“Did you notice that the concierge is a little off?” my wife, who never learned of our adventure until now, asked that night.

“We kind of missed that,” I said.

“I asked him about the Underground City, and it didn’t sound like he knew what he was talking about,” she said.

In Tampa Bay

In between games of a tournament in Tampa, Milo, Eddie and I attended a Tampa Bay Lightning game. We were fortunate enough to receive a tour of Amalie Arena before the game, which featured two of the top teams in the conference.

For years, many fans would say that hockey and the Sunshine State should be mutually exclusive, but that isn’t so. Lightning games are SRO during the season. The base is passionate.

As we were watching Spokane’s Tyler Johnson play from the Lightning suite, Milo made his usual request, which was granted. I had to explain to an old friend from my days at the Tampa Tribune that Milo has to leave his seat with a few minutes left in the game so he can score a hockey stick.

“Oh, you’re going to the shop downstairs for a mini-stick,” he surmised.

“No, he’s going to get one of the player’s sticks,” I said.

My friend looked at me like I had just sustained head trauma after getting slammed by a puck, but he followed us downstairs.

Milo was decked out in his Lightning gear since he had hoped to catch a puck from one of the Lightning’s three stars of the game. However, that wasn’t going to happen. The Flyers were blowing out Tampa.

I asked Milo what his plan was since the members of the Lightning figured to be in a foul mood. He stopped at the top of the section, which would allow entrance to the Flyers tunnel. “You’re not wearing any Flyers gear,” I said. “How are you going to get anything?”

“I’ll figure it out in about a minute,” Milo said while walking down the steps.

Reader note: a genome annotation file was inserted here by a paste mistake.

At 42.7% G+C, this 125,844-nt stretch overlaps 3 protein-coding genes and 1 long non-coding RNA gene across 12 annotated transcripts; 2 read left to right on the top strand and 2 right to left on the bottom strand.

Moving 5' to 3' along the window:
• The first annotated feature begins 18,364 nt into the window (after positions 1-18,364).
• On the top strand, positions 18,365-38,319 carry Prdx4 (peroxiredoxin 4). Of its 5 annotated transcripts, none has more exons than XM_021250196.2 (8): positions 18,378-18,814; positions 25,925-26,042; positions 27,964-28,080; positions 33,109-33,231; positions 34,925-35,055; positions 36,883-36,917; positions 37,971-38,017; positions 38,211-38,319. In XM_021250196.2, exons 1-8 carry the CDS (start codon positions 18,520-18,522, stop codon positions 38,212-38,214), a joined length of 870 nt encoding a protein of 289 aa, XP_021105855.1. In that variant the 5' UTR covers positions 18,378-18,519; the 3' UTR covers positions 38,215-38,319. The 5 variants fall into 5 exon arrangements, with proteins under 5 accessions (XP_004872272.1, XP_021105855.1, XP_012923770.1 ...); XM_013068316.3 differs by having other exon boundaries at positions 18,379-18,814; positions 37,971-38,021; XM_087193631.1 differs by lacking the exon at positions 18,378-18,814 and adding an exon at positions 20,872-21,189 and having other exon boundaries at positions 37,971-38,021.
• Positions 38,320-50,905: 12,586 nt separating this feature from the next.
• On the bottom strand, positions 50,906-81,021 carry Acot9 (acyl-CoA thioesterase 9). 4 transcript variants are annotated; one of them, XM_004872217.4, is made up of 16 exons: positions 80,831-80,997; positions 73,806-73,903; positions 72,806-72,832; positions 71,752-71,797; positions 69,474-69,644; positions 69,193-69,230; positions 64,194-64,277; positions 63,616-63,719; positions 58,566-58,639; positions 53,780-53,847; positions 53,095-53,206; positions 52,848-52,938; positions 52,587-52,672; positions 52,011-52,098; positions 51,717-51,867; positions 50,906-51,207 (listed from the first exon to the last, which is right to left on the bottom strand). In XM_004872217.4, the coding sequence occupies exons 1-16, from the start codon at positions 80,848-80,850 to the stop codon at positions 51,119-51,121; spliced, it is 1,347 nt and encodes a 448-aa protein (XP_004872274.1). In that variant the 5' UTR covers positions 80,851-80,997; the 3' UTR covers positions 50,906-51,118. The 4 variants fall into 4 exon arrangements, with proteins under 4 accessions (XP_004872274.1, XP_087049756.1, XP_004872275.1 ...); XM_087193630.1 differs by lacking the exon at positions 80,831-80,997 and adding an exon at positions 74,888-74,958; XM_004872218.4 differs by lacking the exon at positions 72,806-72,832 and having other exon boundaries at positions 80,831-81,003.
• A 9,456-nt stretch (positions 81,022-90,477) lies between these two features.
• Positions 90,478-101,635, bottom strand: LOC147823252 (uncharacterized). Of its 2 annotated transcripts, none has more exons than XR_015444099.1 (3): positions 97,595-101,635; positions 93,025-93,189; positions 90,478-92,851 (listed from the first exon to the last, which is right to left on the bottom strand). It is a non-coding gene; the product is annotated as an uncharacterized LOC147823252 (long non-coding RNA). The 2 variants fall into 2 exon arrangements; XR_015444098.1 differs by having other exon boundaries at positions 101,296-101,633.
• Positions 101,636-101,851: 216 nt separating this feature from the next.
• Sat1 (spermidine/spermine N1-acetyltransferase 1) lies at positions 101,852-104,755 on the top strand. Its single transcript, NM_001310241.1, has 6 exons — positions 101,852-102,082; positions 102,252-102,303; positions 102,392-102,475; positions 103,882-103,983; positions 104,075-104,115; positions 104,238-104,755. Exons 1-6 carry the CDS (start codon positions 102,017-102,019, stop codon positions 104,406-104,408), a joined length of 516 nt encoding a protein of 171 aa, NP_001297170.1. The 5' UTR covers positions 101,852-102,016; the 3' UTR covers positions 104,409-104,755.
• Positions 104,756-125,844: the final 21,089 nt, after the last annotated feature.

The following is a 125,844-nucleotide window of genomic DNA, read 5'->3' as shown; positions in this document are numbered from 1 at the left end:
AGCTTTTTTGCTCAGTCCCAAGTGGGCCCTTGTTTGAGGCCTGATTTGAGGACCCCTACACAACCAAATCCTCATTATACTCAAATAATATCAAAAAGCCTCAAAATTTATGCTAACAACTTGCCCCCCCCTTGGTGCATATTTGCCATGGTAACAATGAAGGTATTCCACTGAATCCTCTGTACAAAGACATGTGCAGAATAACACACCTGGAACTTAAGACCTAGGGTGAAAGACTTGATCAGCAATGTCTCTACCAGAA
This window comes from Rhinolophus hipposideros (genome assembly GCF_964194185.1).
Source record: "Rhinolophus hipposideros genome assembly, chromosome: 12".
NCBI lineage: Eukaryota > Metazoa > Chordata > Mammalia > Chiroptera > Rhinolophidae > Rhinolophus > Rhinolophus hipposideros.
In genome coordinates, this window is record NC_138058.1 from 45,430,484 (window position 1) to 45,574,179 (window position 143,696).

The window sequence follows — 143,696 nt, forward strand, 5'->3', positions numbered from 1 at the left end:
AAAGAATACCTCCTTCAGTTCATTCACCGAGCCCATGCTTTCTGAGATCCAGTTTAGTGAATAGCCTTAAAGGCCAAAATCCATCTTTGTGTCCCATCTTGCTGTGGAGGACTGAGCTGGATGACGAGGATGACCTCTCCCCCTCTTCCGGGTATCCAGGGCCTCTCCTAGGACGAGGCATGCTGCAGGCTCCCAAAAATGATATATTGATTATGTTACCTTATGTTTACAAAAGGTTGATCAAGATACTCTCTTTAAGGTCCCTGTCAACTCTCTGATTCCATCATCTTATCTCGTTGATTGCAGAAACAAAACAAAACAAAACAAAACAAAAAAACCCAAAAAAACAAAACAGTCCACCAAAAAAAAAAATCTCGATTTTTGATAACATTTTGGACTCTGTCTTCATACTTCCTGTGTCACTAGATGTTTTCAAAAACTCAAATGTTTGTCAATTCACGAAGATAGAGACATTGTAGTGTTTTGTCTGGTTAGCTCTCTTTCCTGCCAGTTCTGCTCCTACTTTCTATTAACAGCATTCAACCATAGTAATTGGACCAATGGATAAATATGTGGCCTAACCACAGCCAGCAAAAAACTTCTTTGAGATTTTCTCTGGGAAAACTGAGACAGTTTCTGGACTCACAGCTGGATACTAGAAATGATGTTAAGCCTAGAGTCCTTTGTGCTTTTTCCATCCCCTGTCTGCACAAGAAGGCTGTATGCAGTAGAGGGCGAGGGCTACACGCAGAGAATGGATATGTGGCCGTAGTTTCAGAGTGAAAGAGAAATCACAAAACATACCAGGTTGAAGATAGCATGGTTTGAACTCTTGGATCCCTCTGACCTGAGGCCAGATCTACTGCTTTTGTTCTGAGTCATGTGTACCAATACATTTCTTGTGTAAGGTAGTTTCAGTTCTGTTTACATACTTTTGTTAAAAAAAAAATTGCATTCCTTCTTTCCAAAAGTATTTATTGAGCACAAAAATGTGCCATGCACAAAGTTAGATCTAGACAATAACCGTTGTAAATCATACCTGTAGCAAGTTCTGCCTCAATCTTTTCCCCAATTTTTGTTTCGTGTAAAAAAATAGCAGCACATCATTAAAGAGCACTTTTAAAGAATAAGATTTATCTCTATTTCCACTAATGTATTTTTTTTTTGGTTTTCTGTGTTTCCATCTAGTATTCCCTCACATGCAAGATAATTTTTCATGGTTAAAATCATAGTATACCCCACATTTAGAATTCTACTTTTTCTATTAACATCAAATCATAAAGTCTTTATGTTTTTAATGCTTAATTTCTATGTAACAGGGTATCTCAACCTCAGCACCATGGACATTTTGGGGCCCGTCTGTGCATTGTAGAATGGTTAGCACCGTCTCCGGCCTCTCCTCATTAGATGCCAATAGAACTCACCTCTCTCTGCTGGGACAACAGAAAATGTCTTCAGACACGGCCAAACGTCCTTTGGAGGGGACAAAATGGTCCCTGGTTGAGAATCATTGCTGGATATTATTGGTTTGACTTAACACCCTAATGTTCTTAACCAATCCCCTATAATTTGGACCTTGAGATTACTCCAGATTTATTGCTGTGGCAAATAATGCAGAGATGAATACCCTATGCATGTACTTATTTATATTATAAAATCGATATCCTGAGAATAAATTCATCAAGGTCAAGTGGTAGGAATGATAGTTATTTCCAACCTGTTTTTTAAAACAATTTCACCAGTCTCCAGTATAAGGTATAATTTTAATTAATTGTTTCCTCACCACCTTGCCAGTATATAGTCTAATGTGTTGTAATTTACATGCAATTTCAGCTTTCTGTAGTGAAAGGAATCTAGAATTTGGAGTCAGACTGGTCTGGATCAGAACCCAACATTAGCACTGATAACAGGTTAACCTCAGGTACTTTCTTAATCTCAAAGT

I watched as my then 10-year-old son took off his hoodie and shirt as the Flyers entered the tunnel. Only one stick was given to the 20-some fans gathered at the ice exit.

Flyers defenseman Radko Gudas handed off his CCM to a topless Milo.

“I can’t believe it,” my friend said. “How did he do that?”

I explained that Milo had left six of his last 10 NHL games with sticks from players.

In Boston

One of the drags of playing in tournaments is the price of hotels. Part of the deal is that everyone on the team agrees to pay the high tariff. However, I was shocked by how much the bill was for a pedestrian hotel in Marlborough, Massachusetts, which is 40 minutes from Boston.

While discussing the figures with the hotel, I learned that our team met the requirement of player stays, so I was free to seek shelter elsewhere. I scored a great deal at a new boutique hotel, the Verb in Boston, which is across the street from Fenway Park.

There are stacks of vinyl with a turntable by the front desk. The rooms are kitschy, comfortable and decorated in music fashion. We stayed in a suite adorned by albums and photos from Boston’s one-hit wonder Letters to Cleo of “Here and Now” fame.